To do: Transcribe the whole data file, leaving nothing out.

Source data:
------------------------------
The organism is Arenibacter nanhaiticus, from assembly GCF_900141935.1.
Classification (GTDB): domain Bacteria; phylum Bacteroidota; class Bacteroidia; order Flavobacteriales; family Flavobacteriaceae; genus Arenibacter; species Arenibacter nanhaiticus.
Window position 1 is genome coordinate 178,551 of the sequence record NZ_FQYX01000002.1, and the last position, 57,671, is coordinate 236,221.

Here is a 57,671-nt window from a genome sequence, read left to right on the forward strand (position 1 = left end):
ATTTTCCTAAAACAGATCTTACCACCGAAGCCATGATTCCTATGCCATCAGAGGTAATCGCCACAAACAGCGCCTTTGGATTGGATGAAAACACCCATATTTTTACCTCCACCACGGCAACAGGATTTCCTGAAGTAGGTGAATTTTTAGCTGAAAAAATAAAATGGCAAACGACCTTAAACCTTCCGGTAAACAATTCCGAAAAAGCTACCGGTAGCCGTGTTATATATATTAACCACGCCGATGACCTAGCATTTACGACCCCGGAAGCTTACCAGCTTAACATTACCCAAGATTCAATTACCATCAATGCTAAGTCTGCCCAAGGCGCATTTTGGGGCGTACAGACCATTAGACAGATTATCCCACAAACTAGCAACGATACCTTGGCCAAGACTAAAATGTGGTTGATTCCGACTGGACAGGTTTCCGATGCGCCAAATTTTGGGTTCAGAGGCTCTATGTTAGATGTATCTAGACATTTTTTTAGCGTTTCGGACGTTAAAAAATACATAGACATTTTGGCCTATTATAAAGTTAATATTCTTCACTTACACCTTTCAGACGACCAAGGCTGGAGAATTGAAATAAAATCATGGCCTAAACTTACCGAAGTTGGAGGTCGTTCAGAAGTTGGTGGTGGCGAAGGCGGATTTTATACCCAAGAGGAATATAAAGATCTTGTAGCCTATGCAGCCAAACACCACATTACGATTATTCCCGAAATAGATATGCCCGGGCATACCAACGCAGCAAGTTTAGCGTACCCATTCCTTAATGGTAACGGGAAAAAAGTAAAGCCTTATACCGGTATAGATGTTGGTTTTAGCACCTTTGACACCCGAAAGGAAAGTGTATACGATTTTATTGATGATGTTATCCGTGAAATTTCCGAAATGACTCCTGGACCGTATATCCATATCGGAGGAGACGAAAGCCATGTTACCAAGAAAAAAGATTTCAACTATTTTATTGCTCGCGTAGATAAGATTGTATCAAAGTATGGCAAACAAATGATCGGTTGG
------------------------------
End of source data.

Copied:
The organism is Arenibacter nanhaiticus, from assembly GCF_900141935.1.
Classification (GTDB): domain Bacteria; phylum Bacteroidota; class Bacteroidia; order Flavobacteriales; family Flavobacteriaceae; genus Arenibacter; species Arenibacter nanhaiticus.
Window position 1 is genome coordinate 178,551 of the sequence record NZ_FQYX01000002.1, and the last position, 57,671, is coordinate 236,221.

Here is a 57,671-nt window from a genome sequence, read left to right on the forward strand (position 1 = left end):
ATTTTCCTAAAACAGATCTTACCACCGAAGCCATGATTCCTATGCCATCAGAGGTAATCGCCACAAACAGCGCCTTTGGATTGGATGAAAACACCCATATTTTTACCTCCACCACGGCAACAGGATTTCCTGAAGTAGGTGAATTTTTAGCTGAAAAAATAAAATGGCAAACGACCTTAAACCTTCCGGTAAACAATTCCGAAAAAGCTACCGGTAGCCGTGTTATATATATTAACCACGCCGATGACCTAGCATTTACGACCCCGGAAGCTTACCAGCTTAACATTACCCAAGATTCAATTACCATCAATGCTAAGTCTGCCCAAGGCGCATTTTGGGGCGTACAGACCATTAGACAGATTATCCCACAAACTAGCAACGATACCTTGGCCAAGACTAAAATGTGGTTGATTCCGACTGGACAGGTTTCCGATGCGCCAAATTTTGGGTTCAGAGGCTCTATGTTAGATGTATCTAGACATTTTTTTAGCGTTTCGGACGTTAAAAAATACATAGACATTTTGGCCTATTATAAAGTTAATATTCTTCACTTACACCTTTCAGACGACCAAGGCTGGAGAATTGAAATAAAATCATGGCCTAAACTTACCGAAGTTGGAGGTCGTTCAGAAGTTGGTGGTGGCGAAGGCGGATTTTATACCCAAGAGGAATATAAAGATCTTGTAGCCTATGCAGCCAAACACCACATTACGATTATTCCCGAAATAGATATGCCCGGGCATACCAACGCAGCAAGTTTAGCGTACCCATTCCTTAATGGTAACGGGAAAAAAGTAAAGCCTTATACCGGTATAGATGTTGGTTTTAGCACCTTTGACACCCGAAAGGAAAGTGTATACGATTTTATTGATGATGTTATCCGTGAAATTTCCGAAATGACTCCTGGACCGTATATCCATATCGGAGGAGACGAAAGCCATGTTACCAAGAAAAAAGATTTCAACTATTTTATTGCTCGCGTAGATAAGATTGTATCAAAGTATGGCAAACAAATGATCGGTTGG